On writing ‘The Roll of the Sea’

Mark Blayney

I wanted to write about middle age, because it’s a less explored territory. What happens when two people who’ve been together a long time still love each other, but their paths diverge? What happens when you split up, despite still loving each other if not being in love any more, and how do you make sense of that? There’s a melancholic thread running throughout the story of Ella and William, plateauing in their respective careers, and it’s about how successful lives can become hollow when the bottom falls out of a relationship.

The story takes place over an extended period of time and to telegraph that in a short space I came up with the device of giving them pets – their cats and dog age and die and this gives a sense of time passing without having to flag up lines like ‘Two years later’.

Mark Blayney reading 'The Deep Roll of the Sea' from Issue Two of The Lonely Crowd at our recent event at The Coffi House in Cardiff.

Mark Blayney reading ‘The Deep Roll of the Sea’ from Issue Two of The Lonely Crowd at our recent event at The Coffi House in Cardiff.

Like several of the stories in my collection Doppelgangers the inspiration came from travel. Being in an unfamiliar place cannot help generating ideas. Seeing someone smoking out of a window and wondering what their life is like. Watching a couple argue in the street and guessing how they got to where they are now. The unfamiliarity of the everyday – where does this bus go, what’s behind that door, why can’t I find the hole in this postbox?

This particular story is a mix of Berlin and Hamburg; wandering along the canals and finding gleaming steel and glass offices springing up like android mushrooms, incongruous against old brick warehouses. Who works inside a building like that, what happens behind the closed doors?

My story ‘The Thief’, also recently published on The Lonely Crowd online, emerged from a single image – the word Huelga! that I saw graffitied on several walls in Seville city centre. It was always beautifully written, the loops of the ‘g’ and the exclamation mark as carefully italicised as the rest of the word. I wanted to know what it meant, and when I found out it meant Strike!, a story was born. The imagination can get stimulated in remarkable ways when you drop yourself into unknown situations.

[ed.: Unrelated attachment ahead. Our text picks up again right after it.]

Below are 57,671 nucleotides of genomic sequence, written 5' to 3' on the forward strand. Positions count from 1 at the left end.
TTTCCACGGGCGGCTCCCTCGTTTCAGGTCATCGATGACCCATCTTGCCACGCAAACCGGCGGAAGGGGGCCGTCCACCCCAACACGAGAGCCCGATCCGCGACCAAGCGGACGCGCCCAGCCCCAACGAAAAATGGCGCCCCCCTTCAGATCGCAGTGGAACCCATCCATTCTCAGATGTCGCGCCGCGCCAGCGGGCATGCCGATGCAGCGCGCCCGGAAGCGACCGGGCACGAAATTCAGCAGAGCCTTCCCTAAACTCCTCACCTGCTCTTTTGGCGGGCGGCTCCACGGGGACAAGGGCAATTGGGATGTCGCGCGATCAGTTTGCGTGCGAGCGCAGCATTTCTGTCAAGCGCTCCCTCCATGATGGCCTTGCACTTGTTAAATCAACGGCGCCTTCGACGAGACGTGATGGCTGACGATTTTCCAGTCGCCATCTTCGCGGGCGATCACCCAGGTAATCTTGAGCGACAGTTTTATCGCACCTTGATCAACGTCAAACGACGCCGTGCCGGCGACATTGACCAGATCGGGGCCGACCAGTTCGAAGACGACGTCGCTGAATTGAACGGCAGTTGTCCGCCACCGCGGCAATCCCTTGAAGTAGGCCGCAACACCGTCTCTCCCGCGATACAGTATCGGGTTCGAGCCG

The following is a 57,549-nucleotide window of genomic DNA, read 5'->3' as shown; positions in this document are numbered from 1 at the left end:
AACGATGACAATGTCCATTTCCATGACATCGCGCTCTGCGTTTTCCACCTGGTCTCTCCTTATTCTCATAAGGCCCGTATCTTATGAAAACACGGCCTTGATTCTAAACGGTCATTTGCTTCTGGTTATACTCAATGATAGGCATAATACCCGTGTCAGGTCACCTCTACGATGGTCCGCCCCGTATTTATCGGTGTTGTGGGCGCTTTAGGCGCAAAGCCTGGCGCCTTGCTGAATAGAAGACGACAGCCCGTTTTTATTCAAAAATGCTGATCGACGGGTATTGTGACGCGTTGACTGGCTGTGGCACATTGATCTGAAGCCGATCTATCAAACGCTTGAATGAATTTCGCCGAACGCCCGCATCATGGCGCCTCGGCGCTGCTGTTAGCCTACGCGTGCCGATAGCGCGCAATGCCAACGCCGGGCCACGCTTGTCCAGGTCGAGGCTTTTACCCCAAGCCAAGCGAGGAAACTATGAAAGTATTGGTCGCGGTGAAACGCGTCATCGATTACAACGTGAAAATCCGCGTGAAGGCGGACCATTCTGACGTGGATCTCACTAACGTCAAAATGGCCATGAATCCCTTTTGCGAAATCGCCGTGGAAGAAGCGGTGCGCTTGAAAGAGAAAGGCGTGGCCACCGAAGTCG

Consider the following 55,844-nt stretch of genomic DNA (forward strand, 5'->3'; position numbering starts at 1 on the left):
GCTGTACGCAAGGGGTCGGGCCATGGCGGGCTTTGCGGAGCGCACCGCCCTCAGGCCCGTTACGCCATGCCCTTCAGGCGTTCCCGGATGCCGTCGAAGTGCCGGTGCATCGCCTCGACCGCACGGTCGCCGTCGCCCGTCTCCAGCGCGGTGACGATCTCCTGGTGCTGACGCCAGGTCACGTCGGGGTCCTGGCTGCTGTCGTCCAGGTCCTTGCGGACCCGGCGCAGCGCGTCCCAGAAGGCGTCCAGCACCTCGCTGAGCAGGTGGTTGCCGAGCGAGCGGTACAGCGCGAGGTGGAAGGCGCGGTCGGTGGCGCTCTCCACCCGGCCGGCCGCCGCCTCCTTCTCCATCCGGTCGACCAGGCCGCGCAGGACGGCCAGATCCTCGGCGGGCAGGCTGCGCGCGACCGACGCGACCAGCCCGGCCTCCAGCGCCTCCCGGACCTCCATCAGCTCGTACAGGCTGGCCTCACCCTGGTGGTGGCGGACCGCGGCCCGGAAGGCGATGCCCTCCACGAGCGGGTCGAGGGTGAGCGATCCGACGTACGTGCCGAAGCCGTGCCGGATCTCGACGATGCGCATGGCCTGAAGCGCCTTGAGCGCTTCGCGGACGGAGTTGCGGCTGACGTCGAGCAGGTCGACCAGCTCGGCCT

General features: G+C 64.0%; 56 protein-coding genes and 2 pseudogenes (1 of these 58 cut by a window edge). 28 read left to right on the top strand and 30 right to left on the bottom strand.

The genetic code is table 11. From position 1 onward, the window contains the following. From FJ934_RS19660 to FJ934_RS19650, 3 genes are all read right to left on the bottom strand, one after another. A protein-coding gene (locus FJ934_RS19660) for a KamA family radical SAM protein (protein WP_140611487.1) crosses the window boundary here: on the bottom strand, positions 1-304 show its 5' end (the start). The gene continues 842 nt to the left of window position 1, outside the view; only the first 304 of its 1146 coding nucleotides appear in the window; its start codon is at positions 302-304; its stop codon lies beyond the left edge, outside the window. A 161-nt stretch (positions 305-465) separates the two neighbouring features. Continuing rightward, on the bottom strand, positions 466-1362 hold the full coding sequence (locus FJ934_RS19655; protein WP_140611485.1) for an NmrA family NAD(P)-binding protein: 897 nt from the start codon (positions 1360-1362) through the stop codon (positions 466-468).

Short stories were my first literary love and I suspect they always will be. There’s a resurgence of the story at the moment and the Celtic countries are prominent in this, with The Stinging Fly in Ireland and both Seren and Parthian in Wales producing impressive bodies of work from short story writers – and, of course, The Lonely Crowd. I hope this reborn love of the story inspires more of us whose shelves are full of plenty of novels, but would love to read more stories.

 

 

Mark is a winner of the Somerset Maugham Award, longlisted for the National Poetry Competition and a National Slam Finalist. Signed and numbered first edition copies of Mark’s new book Doppelgangers, published by Parthian, are available at www.markblayney.weebly.com/doppelgangers

Photos © Jo Mazelis, 2015.